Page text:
It’s not something I’ve ever thought to write about, imagining few others would find keeping empty wine bottles as compulsive a habit as I do.
Then I read PR and fellow wine lover, Nicolette Waterford’s tweet: ‘Trying to declutter. Why oh why can I not throw away certain empty wine bottles. Is there a term for this type of insanity?’ ‘Don’t worry – you’re not alone in this. #memories.’ I responded. And memories is what we both decided inspires such insanity; our reasoning was shortly given credibility by none other than a Master of Wine, John Downes, who joined our tweetersation, insisting ‘you HAVE to keep the memories ..’ So I no longer need hide my shady habit. In
fact, here’s a photo to illustrate just how compulsive it is – it spreads further around the cellar too. And it’s about to be joined by another bottle with happy and sad memories.
It was around 1997, when I was writing for the excellent Sunday Life magazine, that the editor passed on an email from a gentleman in Australia, who had several queries about South African wine after his recent visit, including why did South Africa have so much chenin. Little did I know that my response would lead to an active and robust ongoing correspondence. It turned out Patrick was South African but had emigrated to Australia in 1961. His interests ranged far and wide, including sport – we had much friendly banter about our respective cricket teams – but wine was one very close to his heart. Our correspondence grew both in length and regularity; I learned a lot about Australian wine from him and I think he did likewise about South African wine from me.
The opportunity to meet in person rather than over the ether arrived in 1999, when Mark and I visited and travelled through Australia; Patrick and his wife, Elizabeth invited us to stay with them during our stay in Melbourne. They treated us royally with visits to wineries as far afield as Heathcote and Mornington Peninsula, wines as varied as Grange (from the 1970s) to Chambers fabulous Rutherglen Muscats. We met twice more, once in Melbourne again, another when they stayed with us in Cape Town.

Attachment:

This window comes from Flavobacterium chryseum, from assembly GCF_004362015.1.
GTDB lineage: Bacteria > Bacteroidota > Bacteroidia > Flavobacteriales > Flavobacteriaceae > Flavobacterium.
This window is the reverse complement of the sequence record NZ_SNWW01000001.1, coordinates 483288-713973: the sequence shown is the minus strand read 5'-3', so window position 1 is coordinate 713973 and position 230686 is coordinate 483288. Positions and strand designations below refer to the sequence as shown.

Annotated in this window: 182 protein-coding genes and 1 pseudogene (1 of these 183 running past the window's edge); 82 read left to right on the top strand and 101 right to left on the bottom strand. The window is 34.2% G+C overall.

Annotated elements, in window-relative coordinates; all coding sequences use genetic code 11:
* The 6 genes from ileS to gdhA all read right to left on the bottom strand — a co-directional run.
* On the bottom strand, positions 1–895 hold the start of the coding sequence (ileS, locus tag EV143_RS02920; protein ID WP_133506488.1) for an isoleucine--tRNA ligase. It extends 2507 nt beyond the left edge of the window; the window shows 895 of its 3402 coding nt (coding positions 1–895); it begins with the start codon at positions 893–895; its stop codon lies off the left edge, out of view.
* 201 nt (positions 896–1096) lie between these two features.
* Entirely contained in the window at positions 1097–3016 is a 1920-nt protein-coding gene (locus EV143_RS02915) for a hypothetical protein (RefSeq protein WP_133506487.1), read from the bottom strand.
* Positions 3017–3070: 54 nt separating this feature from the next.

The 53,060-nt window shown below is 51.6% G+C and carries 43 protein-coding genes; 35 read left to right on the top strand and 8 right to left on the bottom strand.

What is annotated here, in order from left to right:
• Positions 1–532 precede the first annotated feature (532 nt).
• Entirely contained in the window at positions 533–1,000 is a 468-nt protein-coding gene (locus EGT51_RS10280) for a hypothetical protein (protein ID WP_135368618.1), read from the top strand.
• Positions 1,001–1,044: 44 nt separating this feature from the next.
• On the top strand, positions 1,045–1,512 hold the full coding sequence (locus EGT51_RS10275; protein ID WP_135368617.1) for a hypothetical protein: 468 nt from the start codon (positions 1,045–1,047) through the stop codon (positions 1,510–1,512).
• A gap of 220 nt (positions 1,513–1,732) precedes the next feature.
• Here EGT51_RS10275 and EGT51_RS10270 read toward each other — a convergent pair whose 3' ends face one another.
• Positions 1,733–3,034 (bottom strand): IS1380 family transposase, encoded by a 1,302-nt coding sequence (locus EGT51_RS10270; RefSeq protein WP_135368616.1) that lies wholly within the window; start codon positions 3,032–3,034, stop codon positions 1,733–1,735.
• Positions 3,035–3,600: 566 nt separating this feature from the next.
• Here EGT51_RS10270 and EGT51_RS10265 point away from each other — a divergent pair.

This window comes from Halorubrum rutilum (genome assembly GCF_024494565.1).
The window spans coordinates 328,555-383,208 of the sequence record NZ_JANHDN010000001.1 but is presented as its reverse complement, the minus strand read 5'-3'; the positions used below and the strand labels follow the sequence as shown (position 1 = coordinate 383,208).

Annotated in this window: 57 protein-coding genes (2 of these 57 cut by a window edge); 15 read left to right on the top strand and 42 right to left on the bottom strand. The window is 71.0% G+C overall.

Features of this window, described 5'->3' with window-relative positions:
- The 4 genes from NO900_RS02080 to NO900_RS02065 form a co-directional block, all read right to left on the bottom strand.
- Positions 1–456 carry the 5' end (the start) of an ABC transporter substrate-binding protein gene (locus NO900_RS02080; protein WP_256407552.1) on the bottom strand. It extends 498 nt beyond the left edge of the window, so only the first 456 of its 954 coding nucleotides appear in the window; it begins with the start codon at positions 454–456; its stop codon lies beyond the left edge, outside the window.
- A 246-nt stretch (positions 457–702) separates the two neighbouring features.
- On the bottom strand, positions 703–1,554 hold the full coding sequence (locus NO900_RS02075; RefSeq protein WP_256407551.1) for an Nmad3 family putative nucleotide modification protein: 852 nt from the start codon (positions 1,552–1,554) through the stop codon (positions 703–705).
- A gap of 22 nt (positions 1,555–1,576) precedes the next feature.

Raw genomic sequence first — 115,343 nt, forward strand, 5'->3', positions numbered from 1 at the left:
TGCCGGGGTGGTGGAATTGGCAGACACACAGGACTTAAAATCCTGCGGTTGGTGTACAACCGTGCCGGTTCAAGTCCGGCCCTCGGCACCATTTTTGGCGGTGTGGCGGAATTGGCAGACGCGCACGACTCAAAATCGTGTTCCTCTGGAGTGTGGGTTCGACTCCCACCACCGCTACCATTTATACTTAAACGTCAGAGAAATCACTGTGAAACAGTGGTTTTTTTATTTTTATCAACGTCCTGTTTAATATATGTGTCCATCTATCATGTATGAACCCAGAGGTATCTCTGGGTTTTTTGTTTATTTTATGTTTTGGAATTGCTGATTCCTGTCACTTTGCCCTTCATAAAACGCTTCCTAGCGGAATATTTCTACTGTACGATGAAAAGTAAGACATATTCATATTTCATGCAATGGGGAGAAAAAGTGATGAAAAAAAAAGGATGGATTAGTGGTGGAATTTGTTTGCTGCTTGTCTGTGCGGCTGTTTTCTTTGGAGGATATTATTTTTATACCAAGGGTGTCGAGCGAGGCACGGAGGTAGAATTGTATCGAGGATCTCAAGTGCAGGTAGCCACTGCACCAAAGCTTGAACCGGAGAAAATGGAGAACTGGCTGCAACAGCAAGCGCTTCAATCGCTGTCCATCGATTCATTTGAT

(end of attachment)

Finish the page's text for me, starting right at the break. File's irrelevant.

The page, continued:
That was to be the last time we met, though our interest and enjoyment in each other’s wines continued; with little possibility of buying them, we started the slow but thankfully successful system of posting a selection to each other via seamail. Whilst I sent Patrick wines which I hoped would convince him of our progress with the classic varieties ( lots of chenin!) and innovative wines such as white blends, he educated me with some of the many ‘alternative varieties’ which have become such a success in Australia. As a resident of Victoria state, he did favour local producers (although in one notable package, Margaret River, Barossa, Adelaide Hills and Langhorne Creek were represented), but there’s such a wealth of talent and wide range of interesting varieties and wines in that state, that opening the latest parcel was always filled with anticipation.
The eight wines making up that multi-regional parcel included a lagrein, a variety from the north-eastern Italian region of the Alto Adige, but this was from the more temperate Murray Darling area in Victoria’s north west. It disappointed Patrick and he determined to send me one he’d tasted and enjoyed from the cooler Macedon Ranges. His February 2013
letter informed me he’d eventually found a bottle of Cobaw Ridge Lagrein 2008, which he was posting together with a Chateau Tahbilk Marsanne 2003 from 1927 vines. Sadly, it was the last letter he managed to write; cancer and other painful complications led to his death that October.
I wanted to share those last two wines with friends; two opportunities, a year apart, presented themselves. Once a year in January, our monthly tasting group holds a bring your own international wine and a plate of food event. The tasting’s blind, as always.
The Tahbilk went down very well last year; yesterday evening it was the turn of Cobaw Ridge Lagrein. Without exception, including Aussie and ex-Melbourne sommelier, David Clarke, all were somewhere in a cool climate region of the northern hemisphere. All were fooled too by the still vivid youthful purple hue, three years the average guess at age.
Though none of us are that familiar with lagrein, the wine grabbed everyone’s interest in its freshness, clarity and texture, certainly individual.
I’ve drunk the last drop – shared with Mark – this evening; it lingers, as will the empty bottle in our cellar.